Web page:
Some think Kyoto is all quaint shops and beauty. It is, but there’s so much more than that. Maybe it’s because it’s the old capital. Nowhere else do you feel the contradictions more strongly: time-honored tradition living next to modern amenities; something as mundane as seeing two geisha clad in kimono walking next to a taxi. The men who frequent Gion have changed their clothes as the times pass, yet till now it is the wealthy businessmen who look to entertain and be entertained, in their dapper, dreary business suits, that sing and laugh with geisha in the comfort of the teahouses overlooking the river. Not everything Arthur Golden says is true, but it’s not all false either. As tourists throng to the temples frantically snapping away with their cameras, there remains the crowd of people that stays the same, going back to the temple year after year, month after month, praying for this or that. The wooden plaques always say the same things; human nature changes very little. Many things have changed, but there is still hope. 

Here, young girls still guide their hopeful friends, hands clasped and eyes closed, towards the sunshine and in search of love.

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293: japan: osaka city riots

18- 21 May.

So, finally, here is Osaka. Most of what they say about Osaka is totally true. It’s a merchant town, and it’s filled with people who love food, love being happy, love being loud and funny and living life. It’s kind of like being Hokkien on crack. Being Japanese, they’re naturally polite, and really really willing to help. They’re the sort of people that, when you are standing alone on the train platform surrounded by your luggage, an elderly lady will totter over to you asking, 大丈夫か? (Are you all right?). At this point most of what you can say merely consists of ああ、はい (Ah, yes) which is really rude now that I think about it. Yet the same elderly lady, when getting onto the train, will fight you tooth and nail to get in and give you a not-so-friendly push if you dawdle too long at the entrance. Osaka people are always hurrying everywhere; not in the same way as Tokyo or the big cities, where everyone needs to look like they have something very important to do. Here it is pure unadulterated rush. 

We spent four days in Osaka, and they were a good four days. We visited temples and parks, castles, got lost, did lots of shopping, checked out Kennedy’s wildly expensive t-shirts, gawked at more wildly expensive merchandise, ate and walked, and ate, and ate non-stop.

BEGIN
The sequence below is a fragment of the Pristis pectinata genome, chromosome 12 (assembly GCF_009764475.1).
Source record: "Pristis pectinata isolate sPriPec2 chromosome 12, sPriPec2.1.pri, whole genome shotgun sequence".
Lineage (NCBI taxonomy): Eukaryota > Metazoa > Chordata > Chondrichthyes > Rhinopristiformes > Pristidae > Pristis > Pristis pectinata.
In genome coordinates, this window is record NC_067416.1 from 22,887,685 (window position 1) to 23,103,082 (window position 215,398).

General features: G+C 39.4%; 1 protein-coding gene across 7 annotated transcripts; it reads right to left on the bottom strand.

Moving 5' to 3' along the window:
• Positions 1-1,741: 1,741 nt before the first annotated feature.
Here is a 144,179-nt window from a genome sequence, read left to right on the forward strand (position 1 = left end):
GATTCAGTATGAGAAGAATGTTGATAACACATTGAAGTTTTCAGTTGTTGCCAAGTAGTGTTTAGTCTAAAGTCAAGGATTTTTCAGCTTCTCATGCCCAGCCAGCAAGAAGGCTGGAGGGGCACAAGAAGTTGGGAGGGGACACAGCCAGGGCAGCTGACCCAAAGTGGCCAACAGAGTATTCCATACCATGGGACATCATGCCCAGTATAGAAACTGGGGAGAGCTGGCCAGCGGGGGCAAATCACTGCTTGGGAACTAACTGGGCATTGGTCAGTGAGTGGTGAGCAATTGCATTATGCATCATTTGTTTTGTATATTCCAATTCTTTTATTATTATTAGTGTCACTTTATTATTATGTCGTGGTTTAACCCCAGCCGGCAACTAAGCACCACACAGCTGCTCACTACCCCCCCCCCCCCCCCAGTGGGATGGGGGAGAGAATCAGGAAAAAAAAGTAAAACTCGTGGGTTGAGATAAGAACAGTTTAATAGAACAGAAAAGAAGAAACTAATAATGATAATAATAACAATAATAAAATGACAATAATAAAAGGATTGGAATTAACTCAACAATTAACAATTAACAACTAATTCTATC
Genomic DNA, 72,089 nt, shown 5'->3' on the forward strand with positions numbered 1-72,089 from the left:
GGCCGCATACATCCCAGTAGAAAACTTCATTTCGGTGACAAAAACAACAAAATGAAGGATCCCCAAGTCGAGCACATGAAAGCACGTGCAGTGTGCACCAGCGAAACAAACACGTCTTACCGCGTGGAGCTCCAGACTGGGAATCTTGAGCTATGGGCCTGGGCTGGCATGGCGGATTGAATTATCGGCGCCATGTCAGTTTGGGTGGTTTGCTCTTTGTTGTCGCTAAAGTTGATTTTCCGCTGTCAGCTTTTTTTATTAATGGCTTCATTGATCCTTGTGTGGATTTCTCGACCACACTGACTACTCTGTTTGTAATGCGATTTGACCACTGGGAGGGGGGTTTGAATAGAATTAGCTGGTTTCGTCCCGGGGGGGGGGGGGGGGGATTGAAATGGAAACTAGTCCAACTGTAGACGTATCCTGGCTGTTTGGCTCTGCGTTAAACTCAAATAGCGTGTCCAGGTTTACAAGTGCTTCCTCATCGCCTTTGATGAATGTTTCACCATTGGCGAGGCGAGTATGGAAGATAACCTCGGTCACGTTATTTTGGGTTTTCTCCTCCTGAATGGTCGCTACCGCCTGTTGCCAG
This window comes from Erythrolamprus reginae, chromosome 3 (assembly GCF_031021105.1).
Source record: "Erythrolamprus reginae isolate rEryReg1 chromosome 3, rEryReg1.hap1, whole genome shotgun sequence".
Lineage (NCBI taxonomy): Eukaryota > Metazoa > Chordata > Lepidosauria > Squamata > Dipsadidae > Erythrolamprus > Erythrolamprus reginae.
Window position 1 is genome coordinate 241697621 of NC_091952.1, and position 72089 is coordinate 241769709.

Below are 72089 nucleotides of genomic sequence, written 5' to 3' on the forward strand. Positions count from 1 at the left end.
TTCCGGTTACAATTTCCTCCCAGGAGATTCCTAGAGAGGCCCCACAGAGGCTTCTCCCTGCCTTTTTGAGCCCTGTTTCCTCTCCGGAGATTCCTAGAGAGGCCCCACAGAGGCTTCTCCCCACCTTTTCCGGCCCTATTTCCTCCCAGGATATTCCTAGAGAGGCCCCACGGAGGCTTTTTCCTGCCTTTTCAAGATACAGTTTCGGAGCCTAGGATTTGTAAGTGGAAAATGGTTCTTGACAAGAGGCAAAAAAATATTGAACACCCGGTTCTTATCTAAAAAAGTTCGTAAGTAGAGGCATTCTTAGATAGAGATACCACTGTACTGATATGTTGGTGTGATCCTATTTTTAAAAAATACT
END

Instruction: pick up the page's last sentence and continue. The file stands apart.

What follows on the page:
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291: it’s a bright, bright, bright, sunshiney day

I must say; it’s so hot it’s not even funny. I can just sit here and start sweating for no reason. I hate hot weather. And summer. And whatever arghhh.

I haven’t done anything these few days. I met Nurul to do our nails yesterday so now my nails are grey. It looks cooler than it sounds. I think. Other than that, I’ve only been meeting J for dinner and making full use of my Internet’s temporary connection to Megaupload (I have never been able to download anything from there before. Ever. J says it’s where all the porn is stored and MU has probably cleared all its servers so that horny Singaporeans don’t get to access it anymore…) to download 34689475968 episodes of everything. 

I now have on-going series (what is the plural?!) of Osen, Zettai Kareshi, Last Friends, and Nodame Cantabile. Also I found the subtitled version of the Hana Kimi special. GO ME! I now have a drama collection to rival Isaac’s. Who is obsessed with Nakama Yukie. Watching Gokusen for all the wrong reasons. Tsk.

Pictures of the super wonderful bento/don I ate the other day:

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289: japan: yokohama city lights

It’s early in the morning now, and as usual, I can’t sleep. The sky is red and you know what they say about red skies in the morning and red skies at night. Tonight the moon is full, as it was last night, but tonight the moon hung low behind the tree outside my house and I had to look harder to find it. It’s just like most things, which disappear without you noticing in the hope you’ll look ever harder for them. 


This post is about Yokohama, with which I think I might have a special love affair. This is not to say that I didn’t love all the other cities I went to, but that they mean different things to me. Tokyo is the place of childhood and dreams, mainly because I went there so many times when I was younger, though as you grow older you discover its ever-increasing adult attractions. Osaka was all about food and relaxation and just generally having fun doing everything and nothing. Kyoto was full of history, but Yokohama…

Yokohama is full of lights and romance. Yokohama is the place you bring girls to when you want to impress them. It doesn’t seem like much because it’s so near Tokyo and it’s so easy to overlook, but it retains that particular, off-centre, sort of feeling. It’s near but not too near. It has its own voice, its own attractions, its own history. Some people say Chinatown wasn’t too interesting; sometimes you just need to know where to look. Stepping into Minato Mirai is fascinating precisely because we’re at an age where we can appreciate it, still: the free theme parks, ferris wheels, lights across the sea, the red brick warehouses and the smoke curling up from beneath the windows. It seriously is the number one place to bring a girl on a date. It is so romantic you can choke.